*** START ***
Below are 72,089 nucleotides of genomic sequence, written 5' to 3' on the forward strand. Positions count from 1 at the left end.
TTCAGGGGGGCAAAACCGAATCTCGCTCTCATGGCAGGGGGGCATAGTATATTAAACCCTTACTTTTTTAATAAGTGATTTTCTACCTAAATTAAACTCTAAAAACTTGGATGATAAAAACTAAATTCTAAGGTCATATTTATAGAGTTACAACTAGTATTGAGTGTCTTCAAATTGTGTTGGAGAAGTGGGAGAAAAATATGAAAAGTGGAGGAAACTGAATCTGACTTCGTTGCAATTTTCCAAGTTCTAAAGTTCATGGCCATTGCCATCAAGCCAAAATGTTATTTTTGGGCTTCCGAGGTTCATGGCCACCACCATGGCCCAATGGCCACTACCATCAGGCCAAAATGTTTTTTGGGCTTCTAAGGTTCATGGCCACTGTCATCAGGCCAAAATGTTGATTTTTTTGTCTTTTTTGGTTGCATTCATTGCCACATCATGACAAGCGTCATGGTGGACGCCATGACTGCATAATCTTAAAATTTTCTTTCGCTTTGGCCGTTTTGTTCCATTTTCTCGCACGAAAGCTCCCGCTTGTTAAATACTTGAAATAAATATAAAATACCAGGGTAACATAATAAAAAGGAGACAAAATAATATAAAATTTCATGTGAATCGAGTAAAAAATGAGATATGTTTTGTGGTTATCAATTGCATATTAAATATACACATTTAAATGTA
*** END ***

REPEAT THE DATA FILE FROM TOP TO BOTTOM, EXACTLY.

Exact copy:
Below are 72,089 nucleotides of genomic sequence, written 5' to 3' on the forward strand. Positions count from 1 at the left end.
TTCAGGGGGGCAAAACCGAATCTCGCTCTCATGGCAGGGGGGCATAGTATATTAAACCCTTACTTTTTTAATAAGTGATTTTCTACCTAAATTAAACTCTAAAAACTTGGATGATAAAAACTAAATTCTAAGGTCATATTTATAGAGTTACAACTAGTATTGAGTGTCTTCAAATTGTGTTGGAGAAGTGGGAGAAAAATATGAAAAGTGGAGGAAACTGAATCTGACTTCGTTGCAATTTTCCAAGTTCTAAAGTTCATGGCCATTGCCATCAAGCCAAAATGTTATTTTTGGGCTTCCGAGGTTCATGGCCACCACCATGGCCCAATGGCCACTACCATCAGGCCAAAATGTTTTTTGGGCTTCTAAGGTTCATGGCCACTGTCATCAGGCCAAAATGTTGATTTTTTTGTCTTTTTTGGTTGCATTCATTGCCACATCATGACAAGCGTCATGGTGGACGCCATGACTGCATAATCTTAAAATTTTCTTTCGCTTTGGCCGTTTTGTTCCATTTTCTCGCACGAAAGCTCCCGCTTGTTAAATACTTGAAATAAATATAAAATACCAGGGTAACATAATAAAAAGGAGACAAAATAATATAAAATTTCATGTGAATCGAGTAAAAAATGAGATATGTTTTGTGGTTATCAATTGCATATTAAATATACACATTTAAATGTA